It’s funny in that their faith in God is only thing that they can hold to. Their faith is the only thing that cannot be taken away. They see their need for God as plain as day. Maybe that’s why those woes cause me to struggle so much. I have so much that I am not always confronted with my need for God. I do desperately have a need for God in my life, but I don’t see it though, because I’m too wrapped up in all the things that I can do for my life. I’m too wrapped up the happiness I’ve acquired that I forget that it is all for but a fleeting moment in the fullness of time.
In some ways I am like that shrub in the desert we heard about in Jeremiah. My trust, my faith is in what I can do and what others do for me so much that I could very well not see when relief comes for me. In other words, not be able to see God at work in my life.
Consider that imagery of a tree that gets played out in these words from Jeremiah. A tree, in a lot of ways, is a 100% receptor of all the things it needs to survive. A tree must get planted in place. Once it is planted, the tree cannot move. It is dependant on good soil that is full of nutrients. It must receive water, or it will dry up. It must get sunlight to be able to make the sugars that make it possible to grow. It must take in air to complete that chemical process called “photosynthesis.” In short, the tree must receive all of these if it is going to bear any fruit, seeds, or nuts.
I believe that that’s kind of what faith is. Faith is trusting in God and receiving God’s abounding grace. Faith is what happens when we receive God’s gracious love for us in our lives. You know what? I find it to be amazing when we receive this grace we start to bear its fruit in response to the nourishment it gives us. What’s even more amazing is the fact that this grace, this love is there for us even when we put our trust into other things that don’t give us the nourishment that we need. We try to take this or take that and forget about just receiving the God who loves, creates, and gives us life. God is life giving. Life giving in abundance.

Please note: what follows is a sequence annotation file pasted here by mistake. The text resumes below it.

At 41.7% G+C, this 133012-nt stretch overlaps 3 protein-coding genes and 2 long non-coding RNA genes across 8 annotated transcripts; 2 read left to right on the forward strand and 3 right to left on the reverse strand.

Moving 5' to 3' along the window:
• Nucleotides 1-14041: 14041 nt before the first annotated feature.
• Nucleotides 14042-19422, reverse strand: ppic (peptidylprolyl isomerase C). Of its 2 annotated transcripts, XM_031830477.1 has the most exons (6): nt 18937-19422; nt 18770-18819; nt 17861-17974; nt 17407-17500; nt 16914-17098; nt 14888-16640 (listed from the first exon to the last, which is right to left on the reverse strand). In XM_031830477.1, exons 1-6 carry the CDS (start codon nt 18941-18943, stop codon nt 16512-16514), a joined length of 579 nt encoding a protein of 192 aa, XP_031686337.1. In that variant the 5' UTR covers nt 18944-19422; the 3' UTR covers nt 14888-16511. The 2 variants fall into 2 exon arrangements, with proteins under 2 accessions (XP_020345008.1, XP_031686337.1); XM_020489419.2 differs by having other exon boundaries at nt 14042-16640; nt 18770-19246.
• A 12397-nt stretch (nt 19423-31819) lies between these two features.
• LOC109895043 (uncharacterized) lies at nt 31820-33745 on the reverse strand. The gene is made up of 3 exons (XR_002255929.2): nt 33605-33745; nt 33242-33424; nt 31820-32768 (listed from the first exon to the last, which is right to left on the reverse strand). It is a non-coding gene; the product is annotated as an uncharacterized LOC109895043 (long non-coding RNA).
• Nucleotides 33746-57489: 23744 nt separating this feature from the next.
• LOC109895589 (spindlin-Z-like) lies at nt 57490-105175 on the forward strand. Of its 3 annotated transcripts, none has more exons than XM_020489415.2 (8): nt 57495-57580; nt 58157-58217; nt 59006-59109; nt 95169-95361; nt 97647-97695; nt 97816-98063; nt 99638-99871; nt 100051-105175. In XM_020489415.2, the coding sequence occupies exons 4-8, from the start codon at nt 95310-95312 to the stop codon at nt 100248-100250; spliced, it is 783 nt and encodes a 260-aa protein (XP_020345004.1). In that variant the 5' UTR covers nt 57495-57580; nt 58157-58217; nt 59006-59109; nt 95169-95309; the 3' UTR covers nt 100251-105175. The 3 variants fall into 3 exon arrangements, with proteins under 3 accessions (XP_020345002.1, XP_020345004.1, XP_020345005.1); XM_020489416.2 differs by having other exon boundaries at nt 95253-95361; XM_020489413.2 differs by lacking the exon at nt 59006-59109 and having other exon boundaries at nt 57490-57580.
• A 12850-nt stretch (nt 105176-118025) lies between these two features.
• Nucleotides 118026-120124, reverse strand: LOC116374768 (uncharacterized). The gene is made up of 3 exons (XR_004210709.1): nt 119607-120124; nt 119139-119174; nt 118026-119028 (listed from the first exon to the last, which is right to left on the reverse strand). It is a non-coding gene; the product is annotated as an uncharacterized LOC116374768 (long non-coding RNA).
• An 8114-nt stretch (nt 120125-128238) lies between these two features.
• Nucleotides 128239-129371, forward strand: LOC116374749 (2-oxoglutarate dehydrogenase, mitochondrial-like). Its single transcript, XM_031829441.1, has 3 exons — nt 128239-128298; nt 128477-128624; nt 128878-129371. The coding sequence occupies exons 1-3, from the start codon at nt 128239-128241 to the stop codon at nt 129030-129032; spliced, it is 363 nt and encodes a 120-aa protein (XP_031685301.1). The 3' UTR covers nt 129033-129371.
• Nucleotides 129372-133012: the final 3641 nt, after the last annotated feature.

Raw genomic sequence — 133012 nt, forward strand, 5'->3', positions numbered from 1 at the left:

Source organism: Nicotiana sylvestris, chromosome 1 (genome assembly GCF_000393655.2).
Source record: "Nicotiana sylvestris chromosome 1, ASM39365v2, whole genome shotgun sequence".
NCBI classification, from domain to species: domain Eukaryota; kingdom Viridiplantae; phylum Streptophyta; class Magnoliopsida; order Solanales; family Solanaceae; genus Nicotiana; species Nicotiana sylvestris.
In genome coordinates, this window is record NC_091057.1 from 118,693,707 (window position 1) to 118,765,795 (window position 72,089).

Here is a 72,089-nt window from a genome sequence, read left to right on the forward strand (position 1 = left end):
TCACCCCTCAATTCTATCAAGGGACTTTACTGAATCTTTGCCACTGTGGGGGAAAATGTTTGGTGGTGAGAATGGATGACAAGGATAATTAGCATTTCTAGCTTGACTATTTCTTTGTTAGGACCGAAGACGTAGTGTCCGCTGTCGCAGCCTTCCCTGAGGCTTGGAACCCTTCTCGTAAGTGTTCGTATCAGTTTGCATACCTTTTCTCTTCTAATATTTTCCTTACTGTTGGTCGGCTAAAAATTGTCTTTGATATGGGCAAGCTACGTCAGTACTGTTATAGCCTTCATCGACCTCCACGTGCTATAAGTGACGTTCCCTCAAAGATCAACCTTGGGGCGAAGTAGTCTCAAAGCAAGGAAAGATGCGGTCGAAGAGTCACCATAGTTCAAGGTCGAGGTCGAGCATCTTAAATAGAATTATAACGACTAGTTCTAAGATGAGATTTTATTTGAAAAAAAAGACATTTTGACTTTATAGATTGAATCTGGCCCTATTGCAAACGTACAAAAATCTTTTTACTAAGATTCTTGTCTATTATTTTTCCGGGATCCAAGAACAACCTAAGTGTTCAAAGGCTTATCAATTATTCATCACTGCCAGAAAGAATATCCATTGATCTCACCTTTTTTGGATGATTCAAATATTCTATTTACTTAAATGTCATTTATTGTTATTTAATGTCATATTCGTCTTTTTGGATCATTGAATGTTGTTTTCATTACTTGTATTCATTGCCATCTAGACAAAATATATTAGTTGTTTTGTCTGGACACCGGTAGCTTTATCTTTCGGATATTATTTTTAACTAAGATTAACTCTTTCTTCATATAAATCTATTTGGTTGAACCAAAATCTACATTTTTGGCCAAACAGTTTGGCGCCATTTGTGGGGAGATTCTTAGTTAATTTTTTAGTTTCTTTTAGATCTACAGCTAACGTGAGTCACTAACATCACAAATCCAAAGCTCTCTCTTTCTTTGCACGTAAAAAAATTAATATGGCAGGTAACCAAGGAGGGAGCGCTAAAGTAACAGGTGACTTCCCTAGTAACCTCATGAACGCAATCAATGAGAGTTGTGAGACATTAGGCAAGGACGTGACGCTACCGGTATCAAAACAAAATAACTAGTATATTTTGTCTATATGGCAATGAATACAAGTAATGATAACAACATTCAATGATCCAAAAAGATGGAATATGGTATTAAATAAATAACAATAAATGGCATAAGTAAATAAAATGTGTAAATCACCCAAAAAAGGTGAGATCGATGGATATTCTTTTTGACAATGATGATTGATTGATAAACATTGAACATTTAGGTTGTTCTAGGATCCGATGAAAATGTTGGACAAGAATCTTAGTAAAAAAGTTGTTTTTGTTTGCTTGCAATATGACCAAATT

This is what we believe about Jesus and what he does for us. And Paul reminds us that this grace, love and mercy extend even beyond our present lives. He reminds us that the reason that we can trust that God gives us life, is because Jesus rose from the dead. His resurrection gives us the hope that we will too will be raised from the dead. As Paul states, “If for this life only we have hoped in Christ, we are of all people most to be pitied.” Christ is hope for the future. Jesus is hope that the hungry will be fed. He is the hope that there is more to this life than what we live. This is ultimate promise that is made to us.
I think those woes do apply to my life. They apply, because in some way, they separate me from seeing my absolute need for God in my life. I will die, and without God there would be no hope for any future. But I say, “Thanks be to God” that God’s grace and love and mercy extends even to me. I have been watered through those life giving waters of baptism in which I am given the nourishment I need to grow and have the faith that I have today.
Remember that you too have been nourished by those life giving waters, and come to this Holy Supper to receive the grace that God gives you to grow. For in the body and blood of Jesus Christ, we are nourished and strengthened to grow and bear fruit.